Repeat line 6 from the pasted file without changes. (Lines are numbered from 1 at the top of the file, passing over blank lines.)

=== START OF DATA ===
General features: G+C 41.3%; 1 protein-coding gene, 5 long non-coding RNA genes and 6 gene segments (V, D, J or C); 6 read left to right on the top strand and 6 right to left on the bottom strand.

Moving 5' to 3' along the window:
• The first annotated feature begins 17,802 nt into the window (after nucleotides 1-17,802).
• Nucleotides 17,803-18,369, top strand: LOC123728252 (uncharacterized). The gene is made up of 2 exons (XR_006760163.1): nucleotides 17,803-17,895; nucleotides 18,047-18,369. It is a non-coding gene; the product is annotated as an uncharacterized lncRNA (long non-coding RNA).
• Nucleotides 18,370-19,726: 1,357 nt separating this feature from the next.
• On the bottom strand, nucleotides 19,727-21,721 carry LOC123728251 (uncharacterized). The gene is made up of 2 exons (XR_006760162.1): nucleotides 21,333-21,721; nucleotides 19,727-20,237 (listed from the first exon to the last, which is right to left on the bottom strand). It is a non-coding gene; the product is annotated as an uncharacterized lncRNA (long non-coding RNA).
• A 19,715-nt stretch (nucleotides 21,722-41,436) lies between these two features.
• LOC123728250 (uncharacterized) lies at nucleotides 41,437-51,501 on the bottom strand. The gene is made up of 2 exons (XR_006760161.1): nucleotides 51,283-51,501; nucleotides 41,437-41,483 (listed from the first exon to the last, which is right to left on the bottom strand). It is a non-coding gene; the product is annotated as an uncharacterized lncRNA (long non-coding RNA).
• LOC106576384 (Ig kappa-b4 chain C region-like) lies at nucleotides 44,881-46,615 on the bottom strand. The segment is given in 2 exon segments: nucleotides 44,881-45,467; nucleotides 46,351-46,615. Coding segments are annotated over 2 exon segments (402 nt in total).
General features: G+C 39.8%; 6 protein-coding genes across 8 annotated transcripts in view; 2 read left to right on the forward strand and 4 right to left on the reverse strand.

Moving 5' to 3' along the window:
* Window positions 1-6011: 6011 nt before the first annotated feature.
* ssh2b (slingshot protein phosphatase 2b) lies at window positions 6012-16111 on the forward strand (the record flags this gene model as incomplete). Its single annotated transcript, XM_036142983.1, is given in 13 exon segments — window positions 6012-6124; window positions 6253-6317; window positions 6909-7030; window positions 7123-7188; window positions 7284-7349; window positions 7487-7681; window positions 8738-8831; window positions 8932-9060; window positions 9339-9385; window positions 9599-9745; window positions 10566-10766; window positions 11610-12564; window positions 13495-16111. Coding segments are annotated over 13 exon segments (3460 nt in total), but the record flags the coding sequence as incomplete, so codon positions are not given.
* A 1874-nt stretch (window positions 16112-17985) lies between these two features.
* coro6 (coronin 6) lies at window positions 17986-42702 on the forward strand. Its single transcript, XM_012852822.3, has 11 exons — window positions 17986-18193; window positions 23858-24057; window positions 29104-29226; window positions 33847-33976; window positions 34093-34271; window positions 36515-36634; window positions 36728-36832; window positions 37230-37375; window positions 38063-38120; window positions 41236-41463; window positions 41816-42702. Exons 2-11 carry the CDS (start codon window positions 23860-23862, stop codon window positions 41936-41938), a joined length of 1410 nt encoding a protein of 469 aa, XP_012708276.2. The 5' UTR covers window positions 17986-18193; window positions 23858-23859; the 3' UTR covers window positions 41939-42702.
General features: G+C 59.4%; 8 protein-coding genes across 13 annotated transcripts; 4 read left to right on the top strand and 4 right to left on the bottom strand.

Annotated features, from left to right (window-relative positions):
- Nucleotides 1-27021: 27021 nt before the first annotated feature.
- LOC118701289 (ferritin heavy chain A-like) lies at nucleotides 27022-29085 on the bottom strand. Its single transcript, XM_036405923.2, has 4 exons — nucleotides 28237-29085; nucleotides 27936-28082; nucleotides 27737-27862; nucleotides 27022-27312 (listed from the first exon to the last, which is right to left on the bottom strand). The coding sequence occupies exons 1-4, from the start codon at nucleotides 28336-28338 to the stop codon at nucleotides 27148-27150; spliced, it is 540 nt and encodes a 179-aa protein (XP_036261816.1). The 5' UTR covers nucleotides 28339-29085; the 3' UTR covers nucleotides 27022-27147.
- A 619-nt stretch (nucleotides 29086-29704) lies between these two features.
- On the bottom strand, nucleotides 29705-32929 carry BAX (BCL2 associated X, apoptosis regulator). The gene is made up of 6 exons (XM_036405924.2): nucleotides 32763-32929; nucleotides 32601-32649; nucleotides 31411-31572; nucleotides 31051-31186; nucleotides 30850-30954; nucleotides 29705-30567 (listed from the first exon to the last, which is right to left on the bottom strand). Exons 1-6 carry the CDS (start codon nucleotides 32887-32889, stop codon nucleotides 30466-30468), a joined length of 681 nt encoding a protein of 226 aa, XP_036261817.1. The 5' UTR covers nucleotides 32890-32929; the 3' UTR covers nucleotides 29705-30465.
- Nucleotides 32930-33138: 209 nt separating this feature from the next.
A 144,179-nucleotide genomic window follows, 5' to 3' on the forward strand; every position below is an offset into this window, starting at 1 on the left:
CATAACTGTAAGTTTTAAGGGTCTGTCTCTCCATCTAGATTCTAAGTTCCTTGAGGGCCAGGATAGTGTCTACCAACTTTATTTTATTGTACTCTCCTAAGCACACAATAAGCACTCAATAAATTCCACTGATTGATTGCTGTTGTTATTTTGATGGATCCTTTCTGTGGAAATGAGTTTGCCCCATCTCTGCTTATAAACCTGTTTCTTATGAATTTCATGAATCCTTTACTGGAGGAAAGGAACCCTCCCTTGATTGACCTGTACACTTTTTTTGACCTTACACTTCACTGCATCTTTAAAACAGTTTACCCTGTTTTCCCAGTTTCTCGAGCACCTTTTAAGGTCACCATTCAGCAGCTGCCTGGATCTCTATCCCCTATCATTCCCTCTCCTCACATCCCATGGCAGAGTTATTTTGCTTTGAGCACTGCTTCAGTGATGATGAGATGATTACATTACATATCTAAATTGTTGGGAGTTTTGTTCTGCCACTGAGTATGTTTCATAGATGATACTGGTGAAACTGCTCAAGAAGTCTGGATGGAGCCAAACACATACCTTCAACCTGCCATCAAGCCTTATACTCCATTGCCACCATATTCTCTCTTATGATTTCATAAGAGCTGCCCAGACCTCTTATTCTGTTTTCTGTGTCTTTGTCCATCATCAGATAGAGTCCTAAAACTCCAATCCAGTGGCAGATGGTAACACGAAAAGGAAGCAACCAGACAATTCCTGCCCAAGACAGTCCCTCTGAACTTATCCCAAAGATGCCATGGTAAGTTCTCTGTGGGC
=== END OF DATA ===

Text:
• On the bottom strand, nucleotides 19,727-21,721 carry LOC123728251 (uncharacterized). The gene is made up of 2 exons (XR_006760162.1): nucleotides 21,333-21,721; nucleotides 19,727-20,237 (listed from the first exon to the last, which is right to left on the bottom strand). It is a non-coding gene; the product is annotated as an uncharacterized lncRNA (long non-coding RNA).